Fraud is very widespread in such online activities on online social networking sites, in part because of the availability and value of the prizes that can be obtained in exchange for participating in such activities. This is particularly true when the monetary value of the prizes is very high. As a result, companies that run polls, contests, and other voting-related activities online have a strong interest in ensuring that such activities are fair and protected against fraud.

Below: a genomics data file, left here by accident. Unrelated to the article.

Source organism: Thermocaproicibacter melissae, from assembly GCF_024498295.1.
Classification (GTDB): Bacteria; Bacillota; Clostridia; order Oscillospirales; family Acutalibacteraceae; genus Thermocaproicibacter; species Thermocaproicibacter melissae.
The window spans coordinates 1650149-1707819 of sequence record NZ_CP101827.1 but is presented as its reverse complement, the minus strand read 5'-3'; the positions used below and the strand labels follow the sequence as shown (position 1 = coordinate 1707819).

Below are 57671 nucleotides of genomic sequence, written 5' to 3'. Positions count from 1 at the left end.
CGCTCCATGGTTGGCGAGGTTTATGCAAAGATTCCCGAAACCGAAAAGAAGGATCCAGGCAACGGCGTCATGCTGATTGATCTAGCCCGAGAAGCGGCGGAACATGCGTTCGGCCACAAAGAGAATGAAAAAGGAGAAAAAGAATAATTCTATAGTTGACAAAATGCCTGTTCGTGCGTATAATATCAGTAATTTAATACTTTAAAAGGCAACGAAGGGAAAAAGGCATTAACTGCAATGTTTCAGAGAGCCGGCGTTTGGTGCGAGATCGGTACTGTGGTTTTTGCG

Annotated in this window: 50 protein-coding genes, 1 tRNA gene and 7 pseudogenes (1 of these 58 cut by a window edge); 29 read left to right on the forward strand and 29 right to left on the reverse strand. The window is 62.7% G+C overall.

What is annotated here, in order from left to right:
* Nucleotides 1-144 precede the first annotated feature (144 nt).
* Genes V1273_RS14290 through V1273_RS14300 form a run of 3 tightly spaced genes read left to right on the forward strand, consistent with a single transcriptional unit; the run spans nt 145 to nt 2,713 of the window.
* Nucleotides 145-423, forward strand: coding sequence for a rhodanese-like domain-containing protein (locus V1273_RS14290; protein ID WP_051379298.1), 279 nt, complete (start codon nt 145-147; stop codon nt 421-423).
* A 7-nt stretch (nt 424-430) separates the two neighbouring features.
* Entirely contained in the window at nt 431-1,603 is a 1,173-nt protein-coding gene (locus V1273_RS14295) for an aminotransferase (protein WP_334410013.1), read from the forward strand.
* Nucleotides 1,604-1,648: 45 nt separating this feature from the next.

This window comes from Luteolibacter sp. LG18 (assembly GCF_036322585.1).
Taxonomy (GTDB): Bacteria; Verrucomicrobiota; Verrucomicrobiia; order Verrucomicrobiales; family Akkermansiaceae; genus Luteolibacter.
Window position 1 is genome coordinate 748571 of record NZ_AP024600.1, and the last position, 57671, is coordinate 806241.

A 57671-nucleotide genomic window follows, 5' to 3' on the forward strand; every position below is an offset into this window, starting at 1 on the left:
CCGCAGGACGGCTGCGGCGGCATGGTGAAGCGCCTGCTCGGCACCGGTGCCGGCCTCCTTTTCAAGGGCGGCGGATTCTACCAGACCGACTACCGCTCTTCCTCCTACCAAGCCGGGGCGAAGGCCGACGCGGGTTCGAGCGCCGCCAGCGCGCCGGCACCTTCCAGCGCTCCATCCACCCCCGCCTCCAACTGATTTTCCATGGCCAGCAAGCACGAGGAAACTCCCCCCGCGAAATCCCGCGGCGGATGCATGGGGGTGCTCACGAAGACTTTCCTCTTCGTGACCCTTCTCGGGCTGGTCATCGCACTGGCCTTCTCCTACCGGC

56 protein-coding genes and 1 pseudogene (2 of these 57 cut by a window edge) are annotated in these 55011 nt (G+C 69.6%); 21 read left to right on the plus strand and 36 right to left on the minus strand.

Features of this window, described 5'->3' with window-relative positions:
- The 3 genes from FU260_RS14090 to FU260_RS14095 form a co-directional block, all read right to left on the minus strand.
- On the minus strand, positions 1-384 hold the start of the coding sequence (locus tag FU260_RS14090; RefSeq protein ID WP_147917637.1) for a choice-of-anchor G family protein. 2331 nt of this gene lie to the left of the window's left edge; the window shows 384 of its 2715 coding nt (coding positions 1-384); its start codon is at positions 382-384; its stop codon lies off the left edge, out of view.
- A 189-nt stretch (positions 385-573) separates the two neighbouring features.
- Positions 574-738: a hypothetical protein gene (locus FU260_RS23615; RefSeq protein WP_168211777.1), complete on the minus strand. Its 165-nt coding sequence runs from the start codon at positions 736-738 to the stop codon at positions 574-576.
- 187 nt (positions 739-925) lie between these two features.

Various kinds of fraud can occur in connection with online voting. For example, one kind of fraud is identity-related fraud, in which the user who participates in the activity is not who the user purports to be. When a user takes part in an online activity through a social networking system, such as Facebook, the user performs actions via the user's profile (account) in that social networking system. Such profiles contain a variety of information about the user who is associated with the profile, such as the user's name, email address, and mailing address. It can be difficult to determine, however, whether a user who performs actions on the social networking system through a particular profile actually is the person who is represented by the profile. For example, if Person A creates a profile that contains accurate information about Person A, but Person B steals Person A's login credentials (e.g., username and password), then Person B may log in to Person A's profile on the social networking system and then perform actions on the social networking system. Although such actions may appear, within the social networking system, to be performed by Person A, they are in fact performed by Person B. If such actions include voting in an online contest, then such votes are fraudulent because they were not cast by the true Person A.